Blog Details

  • Home
  • Warfare in the Digital Age

                The tragic invasion of Ukraine in these past few weeks is shaping up to be much different than any other invasion the world has yet seen. The digital age that we are now in has enabled people all over the world to join in on war efforts without even having to cross the Ukrainian border. President Zelensky of Ukraine has publicly called upon everyone around the world to join Ukraine’s cyber army to fight the Russian invasion. The two purposes of this cyber army are to protect Ukrainian Infrastructure from being hacked and to attack Russia by hacking anything that can thwart Putin’s invasion efforts. This is the first time a president of a country has publicly called upon the whole world to assist in cyberwar efforts.

                Support for Ukraine around the world has been strong thus far. Many are answering Zelensky’s call.  The notorious hacker group Anonymous has joined the fray and is already inflicting significant damage on Russia. The group has claimed responsibility for hacking Russian government websites and media outlets and even stealing sensitive military data, (200GB of emails) from the Russian Department of Defense and making it public for the world to see. This could help to stop Putin since many things on the internet are largely censored in Russia, so the leak could possibly help Russians get a better idea of what Putin is doing. But history has yet to determine how effective these attacks were and there are probably more on the way.

                However, it isn’t just big hacker groups that are answering Zelensky’s call. Mykhailo Fedorov, president Zelensky’s Vice Prime Minister and Minister of Digital Transformation has been particularly effective in calling upon powerful people and groups to join the fight. He directly called out Tesla Boss Elon Musk on Twitter saying, “While you try to colonize Mars Russia try to occupy Ukraine!” The tweet immediately generated 200,000 likes and retweets prompting Musk to quickly respond.  Musk’s Starlink satellites were realigned to grant internet access to Ukrainians who previously had it knocked out by Russian hackers. Fedorov later tweeted “Starlink service now active in Ukraine. Thanks, @Elon Musk” This is an important development to the situation given that many people feared Ukraine’s internet access would be cut off by the Russians leaving them even more vulnerable to attack.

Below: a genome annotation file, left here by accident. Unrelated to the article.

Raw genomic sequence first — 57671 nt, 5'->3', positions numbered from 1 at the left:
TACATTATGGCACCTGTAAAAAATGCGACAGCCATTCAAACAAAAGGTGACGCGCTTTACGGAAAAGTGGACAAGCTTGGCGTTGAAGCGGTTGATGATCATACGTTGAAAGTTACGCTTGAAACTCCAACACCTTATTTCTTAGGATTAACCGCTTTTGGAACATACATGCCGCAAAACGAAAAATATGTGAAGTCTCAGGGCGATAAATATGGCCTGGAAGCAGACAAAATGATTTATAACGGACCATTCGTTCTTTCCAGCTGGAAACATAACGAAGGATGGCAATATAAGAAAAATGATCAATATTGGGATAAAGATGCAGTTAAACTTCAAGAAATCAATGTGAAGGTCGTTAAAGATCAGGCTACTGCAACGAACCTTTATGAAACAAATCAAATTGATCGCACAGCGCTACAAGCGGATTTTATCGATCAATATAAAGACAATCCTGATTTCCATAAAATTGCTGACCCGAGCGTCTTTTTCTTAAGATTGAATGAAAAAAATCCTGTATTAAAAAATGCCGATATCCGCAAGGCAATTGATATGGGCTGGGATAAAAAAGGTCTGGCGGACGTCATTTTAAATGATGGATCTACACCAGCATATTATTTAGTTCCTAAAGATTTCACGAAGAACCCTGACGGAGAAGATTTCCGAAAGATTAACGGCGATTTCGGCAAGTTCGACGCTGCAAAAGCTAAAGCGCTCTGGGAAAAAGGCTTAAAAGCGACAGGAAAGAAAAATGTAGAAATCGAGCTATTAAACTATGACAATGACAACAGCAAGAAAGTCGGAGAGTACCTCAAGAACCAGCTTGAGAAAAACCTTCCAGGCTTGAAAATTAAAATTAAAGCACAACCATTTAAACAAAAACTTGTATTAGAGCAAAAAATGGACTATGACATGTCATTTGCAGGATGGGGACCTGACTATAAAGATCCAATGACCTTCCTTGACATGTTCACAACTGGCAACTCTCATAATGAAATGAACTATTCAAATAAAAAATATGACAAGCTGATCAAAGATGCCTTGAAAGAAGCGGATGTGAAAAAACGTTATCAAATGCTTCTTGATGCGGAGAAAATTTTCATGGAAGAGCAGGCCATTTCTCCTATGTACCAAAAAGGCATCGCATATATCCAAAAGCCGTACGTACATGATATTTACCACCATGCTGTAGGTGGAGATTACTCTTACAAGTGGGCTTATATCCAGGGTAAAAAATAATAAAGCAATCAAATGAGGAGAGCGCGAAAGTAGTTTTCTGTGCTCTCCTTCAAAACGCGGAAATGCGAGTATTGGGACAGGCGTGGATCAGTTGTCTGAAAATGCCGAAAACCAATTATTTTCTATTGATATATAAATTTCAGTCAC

But it’s not just Musk that has been called out. Fedorov has been firing on all cylinders on Twitter calling upon tech giants to do something about the Ukraine situation and other big companies have been swift to respond. For instance, Fedorov publicly tweeted at YouTube and Google to de-platform Russian state media, even going as far as telling them to block their main YouTube channel, Russia24. YouTube and Google have responded by shutting down access to Russian state media across the European Union. Further, Facebook and Twitter have blocked advertising for Russian businesses in response to Fedorov tweeting at them to do something to help Ukraine.           

There are many fascinating developments in the cyberwar taking place in Ukraine these past few weeks that are enough to fill many books and even more will be written on how these developments change the course of history. Russia has been significantly amplifying its cyber warfare capabilities for decades. Even during the weeks leading up to the invasion, Russia unleashed a wave of online hacks aimed at disrupting Ukrainian infrastructure. However, now that so many people around the world are joining Ukraine’s side to fight back digitally, it will be interesting to see how events continue to unfold. Yet the situation is tragic. Iler Network and Computing firmly stands with the people of Ukraine.